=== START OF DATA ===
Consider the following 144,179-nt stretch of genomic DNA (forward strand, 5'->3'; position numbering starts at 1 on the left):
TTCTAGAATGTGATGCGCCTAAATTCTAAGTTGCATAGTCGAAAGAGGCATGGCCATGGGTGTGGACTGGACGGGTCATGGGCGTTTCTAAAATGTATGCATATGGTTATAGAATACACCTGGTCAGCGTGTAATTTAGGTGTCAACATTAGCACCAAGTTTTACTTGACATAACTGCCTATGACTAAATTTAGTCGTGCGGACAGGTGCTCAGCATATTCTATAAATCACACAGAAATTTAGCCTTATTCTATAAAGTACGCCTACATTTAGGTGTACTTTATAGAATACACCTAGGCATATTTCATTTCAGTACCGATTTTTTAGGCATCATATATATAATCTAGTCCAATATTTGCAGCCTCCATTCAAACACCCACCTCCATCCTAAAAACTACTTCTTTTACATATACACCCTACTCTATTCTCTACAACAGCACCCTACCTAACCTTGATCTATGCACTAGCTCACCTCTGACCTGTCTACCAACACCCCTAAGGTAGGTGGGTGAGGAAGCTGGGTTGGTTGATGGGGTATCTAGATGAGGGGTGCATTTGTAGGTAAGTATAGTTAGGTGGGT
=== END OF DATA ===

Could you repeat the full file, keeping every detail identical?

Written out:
Consider the following 144,179-nt stretch of genomic DNA (forward strand, 5'->3'; position numbering starts at 1 on the left):
TTCTAGAATGTGATGCGCCTAAATTCTAAGTTGCATAGTCGAAAGAGGCATGGCCATGGGTGTGGACTGGACGGGTCATGGGCGTTTCTAAAATGTATGCATATGGTTATAGAATACACCTGGTCAGCGTGTAATTTAGGTGTCAACATTAGCACCAAGTTTTACTTGACATAACTGCCTATGACTAAATTTAGTCGTGCGGACAGGTGCTCAGCATATTCTATAAATCACACAGAAATTTAGCCTTATTCTATAAAGTACGCCTACATTTAGGTGTACTTTATAGAATACACCTAGGCATATTTCATTTCAGTACCGATTTTTTAGGCATCATATATATAATCTAGTCCAATATTTGCAGCCTCCATTCAAACACCCACCTCCATCCTAAAAACTACTTCTTTTACATATACACCCTACTCTATTCTCTACAACAGCACCCTACCTAACCTTGATCTATGCACTAGCTCACCTCTGACCTGTCTACCAACACCCCTAAGGTAGGTGGGTGAGGAAGCTGGGTTGGTTGATGGGGTATCTAGATGAGGGGTGCATTTGTAGGTAAGTATAGTTAGGTGGGT